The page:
planning a fine euphemy for diabolical foeticide? Is it because these are sinner’s paradise and, sati is not?
Sri Jeevan Rao Kulkurni the historian and a representative of Institute for Rewriting of Indian History, New Delhi say that Ram Mohan was being claimed and even taught in the school curriculum that he abolished Sati or voluntary immolation of Hindu Widow on a pyre with her dead husband. That was not only fabricated but a blatant lie. Rammohan made the public, live in fool’s paradise. History reveals that he was no body with Sati Act. He was a great friend of the British government, and when he talks about Sati, that should not be taken seriously.Ram Mohan narrated a picture of agonies, when his sister in law performed Sati under brute force. Can anyone tell the name of that woman and the exact date on which that sad incident occurred? As every case of Sati in Bengal was recorded since 1790 onwards it is certainly impossible, that this particular incident will go unrecorded. Raja Rammohan’s claims seem unfounded. In spite of the fact that his own parents and three wives remained utterly neglected to the extreme, he is still wrongly trumpeted as a great reformer and emancipator of Hindu women. The actual reason behind Rajas visit to England was different. The Delhi Emperor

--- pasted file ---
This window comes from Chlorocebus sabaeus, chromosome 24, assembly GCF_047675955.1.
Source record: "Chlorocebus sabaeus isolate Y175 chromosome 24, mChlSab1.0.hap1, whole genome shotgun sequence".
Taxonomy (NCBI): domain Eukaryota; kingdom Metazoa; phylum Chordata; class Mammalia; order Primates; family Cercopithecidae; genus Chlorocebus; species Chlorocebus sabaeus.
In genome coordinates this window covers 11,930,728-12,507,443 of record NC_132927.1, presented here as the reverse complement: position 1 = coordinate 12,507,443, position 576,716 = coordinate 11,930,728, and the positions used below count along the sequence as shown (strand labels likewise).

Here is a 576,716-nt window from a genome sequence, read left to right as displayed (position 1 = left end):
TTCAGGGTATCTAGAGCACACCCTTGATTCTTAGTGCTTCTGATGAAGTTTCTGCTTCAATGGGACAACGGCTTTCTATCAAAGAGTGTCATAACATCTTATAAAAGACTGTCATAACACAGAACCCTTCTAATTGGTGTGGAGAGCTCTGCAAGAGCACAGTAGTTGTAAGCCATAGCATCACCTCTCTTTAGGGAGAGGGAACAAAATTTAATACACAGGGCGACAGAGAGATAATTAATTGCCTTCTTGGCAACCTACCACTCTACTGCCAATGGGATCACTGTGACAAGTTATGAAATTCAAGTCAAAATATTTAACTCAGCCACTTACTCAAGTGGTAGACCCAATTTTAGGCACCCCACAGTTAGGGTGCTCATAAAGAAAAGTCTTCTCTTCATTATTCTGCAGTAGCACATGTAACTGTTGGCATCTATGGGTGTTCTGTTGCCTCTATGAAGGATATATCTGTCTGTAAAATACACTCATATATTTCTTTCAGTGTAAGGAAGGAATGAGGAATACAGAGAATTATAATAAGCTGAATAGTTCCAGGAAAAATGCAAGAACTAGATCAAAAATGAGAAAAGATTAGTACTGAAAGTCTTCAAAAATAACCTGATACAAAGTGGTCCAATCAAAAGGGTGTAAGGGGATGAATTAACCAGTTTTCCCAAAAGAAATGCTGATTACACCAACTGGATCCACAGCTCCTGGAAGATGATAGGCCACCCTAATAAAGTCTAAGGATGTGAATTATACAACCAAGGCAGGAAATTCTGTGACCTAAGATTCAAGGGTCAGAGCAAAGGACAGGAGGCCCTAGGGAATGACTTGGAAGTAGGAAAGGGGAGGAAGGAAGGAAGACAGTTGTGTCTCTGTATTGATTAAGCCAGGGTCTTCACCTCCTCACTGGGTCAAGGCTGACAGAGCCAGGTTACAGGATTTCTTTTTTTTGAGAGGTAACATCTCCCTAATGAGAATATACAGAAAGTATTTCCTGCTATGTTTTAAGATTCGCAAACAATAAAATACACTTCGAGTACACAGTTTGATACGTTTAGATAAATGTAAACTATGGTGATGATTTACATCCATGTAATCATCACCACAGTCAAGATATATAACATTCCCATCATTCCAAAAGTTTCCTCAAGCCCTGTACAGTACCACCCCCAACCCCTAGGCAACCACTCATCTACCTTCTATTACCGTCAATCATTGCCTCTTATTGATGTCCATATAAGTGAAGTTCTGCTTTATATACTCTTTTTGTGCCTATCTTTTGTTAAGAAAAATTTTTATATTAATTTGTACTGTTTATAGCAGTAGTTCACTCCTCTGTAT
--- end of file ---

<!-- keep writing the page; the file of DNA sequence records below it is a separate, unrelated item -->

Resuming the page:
Akbar-II wanted to send him to England as his representative in connection with
enhancement of his pension. Lord Bentink did not approve of this plan and refused to
grant passport. This occurred one month before promulgation of the act of abolishing
Sati. So to achieve his end Ram Mohan Ray made a tactical move. He wrote to Lord
Bentinck that his visit to England was intended to remain present at the hearing of Sati
proceedings at the Privy Council. So he was granted, passport. Akbar-II made him Raja